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Michael Sheen and Lizzy Caplan star as the famed researchers William Masters and Virginia Johnson in the Showtime drama Masters of Sex.

Michael Sheen and Lizzy Caplan star as the famed researchers William Masters and Virginia Johnson in the Showtime drama Masters of Sex.

John Doyle

Meet two awkward guys who just don’t get women Add to ...

Boys and girls, perhaps the really nifty, kind-of toxic, interesting TV you can see this weekend is only available to those of you living in Newfoundland and Labrador. More about it later.

But first, a fascinating combo of viewing on Sundays, about men, ego, male anger and the role women play in men’s fantasies. Educational is what it is, and very entertaining, too.

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Masters of Sex (Sunday, TMN, 10 p.m.) is followed by another cable show, Hello Ladies (HBO Canada, 11 p.m.). One is a serious, nuanced drama about Dr. William Masters (Michael Sheen) and Virginia Johnson (Lizzy Caplan) and their way-complex lives and relationships as they do laboratory research into sexual behaviour and arousal. The other is about a blythly delusional Englishman (Stephen Merchant) desperately looking for a relationship in Los Angeles.

At this point, Masters of Sex has moved beyond the initial story-starting narrative of Masters’ battle to have the research approved and to include Johnson in his work. The tricky landscape of his marriage and hints about his formative years are now at the centre as Masters and Johnson recruit participants for their research. Simultaneously, Johnson’s ex-husband and Masters’ mother arrive on the scene.

This is all very nicely done. We see that Bill Masters cannot diminish his control-freak methods. And when his mother starts telling tales of him as a young boy, his rage and anger are barely suppressed. And then there are further revelations about the strength and guile of Virginia Johnson. Her ex is sleeping on her couch, and Masters’ wife is trying to play matchmaker for her with a doctor.

What emerges from the episode (written by Amy Lippman, directed by Jennifer Getzinger) is a dry take on male power. Masters is stuck in his time – he’s the boss, women pay attention to and obey him. Meanwhile, as a doctor and scientist, he is fundamentally in favour of changing the way America views sexual behaviour. He’s a bit sleazy, still not anticipating how his work will free women, in many ways, from the preoccupation of men like him. In a way, these current episodes illustrate how Mad Men, dealing with a period very close in time, can be so unsubtle.

And then there’s Hello Ladies. Merchant, co-conspirator with Ricky Gervais on so many projects, is on his own here as Stuart, a website designer in L.A. who is always, always looking to make it with a pretty woman. Relentless and determined but socially awkward, he’s actually terribly lonely. Not that he admits to that. His ceaseless, cringe-inducing attempts to woo women always seem to end with him driving home alone, or shopping at an empty supermarket and then eating at home alone.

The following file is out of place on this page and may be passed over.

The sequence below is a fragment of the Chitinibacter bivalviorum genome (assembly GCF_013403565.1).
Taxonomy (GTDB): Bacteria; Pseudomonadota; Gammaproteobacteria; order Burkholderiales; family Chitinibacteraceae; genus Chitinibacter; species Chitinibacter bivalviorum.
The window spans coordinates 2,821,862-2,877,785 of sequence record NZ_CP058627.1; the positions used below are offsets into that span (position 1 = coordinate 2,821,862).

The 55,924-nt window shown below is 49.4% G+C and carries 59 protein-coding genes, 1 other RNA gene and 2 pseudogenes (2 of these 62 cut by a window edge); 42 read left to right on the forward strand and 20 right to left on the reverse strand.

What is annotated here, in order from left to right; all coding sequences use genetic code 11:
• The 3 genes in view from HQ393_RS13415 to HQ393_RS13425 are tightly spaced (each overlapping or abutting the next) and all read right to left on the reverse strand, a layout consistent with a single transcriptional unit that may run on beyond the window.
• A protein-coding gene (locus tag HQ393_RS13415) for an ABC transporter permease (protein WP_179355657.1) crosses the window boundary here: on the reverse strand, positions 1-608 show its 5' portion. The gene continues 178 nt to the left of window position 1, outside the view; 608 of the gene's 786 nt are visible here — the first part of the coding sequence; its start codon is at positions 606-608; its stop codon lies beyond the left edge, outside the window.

There is much about Hello Ladies that is off-kilter, weirdly self-aware and knowing. Stuart is hopelessly witless about women. His male gaze on women is as crude and misunderstanding as that of Bill Masters, decades earlier. So many years after Masters and Johnson helped them flee many traps that awaited then, women are still stuck fending off guys like Stuart. Thing is, now Stuart is the poignant figure.

Also airing this weekend

The Slattery Street Crockers (Saturday, NTV, in Newfoundland and Labrador, 7:30 p.m.) is great for those who can see it. It’s a demented, black-comedy soap centred on the lowlife Crockers, a boozin’, thievin’, fightin’ family in St. John’s. Written and directed by author Kenneth J. Harvey (and partly financed by crowdfunding), it’s raw stuff, in theme and in execution. Things start with young Joey Crocker (Percy Hynes-White, who is very, very good) standing on the street, a cigarette behind his ear, trying to entice two local teenage girls to be in a video. As we learn, Joey plans to “build an empire of sleaze.” The other Crockers are just as bereft of nice, middle-class demeanour. There’s a senile granddad, a disappointed, bitter dad (a very stoic Kevin Lewis), but the youngsters shine, too – Emma Harvey stands out as the lost teen, Lucy Crocker. This isn’t slickly made TV, but it’s energizing to see it achieved.

Follow on Twitter: @MisterJohnDoyle

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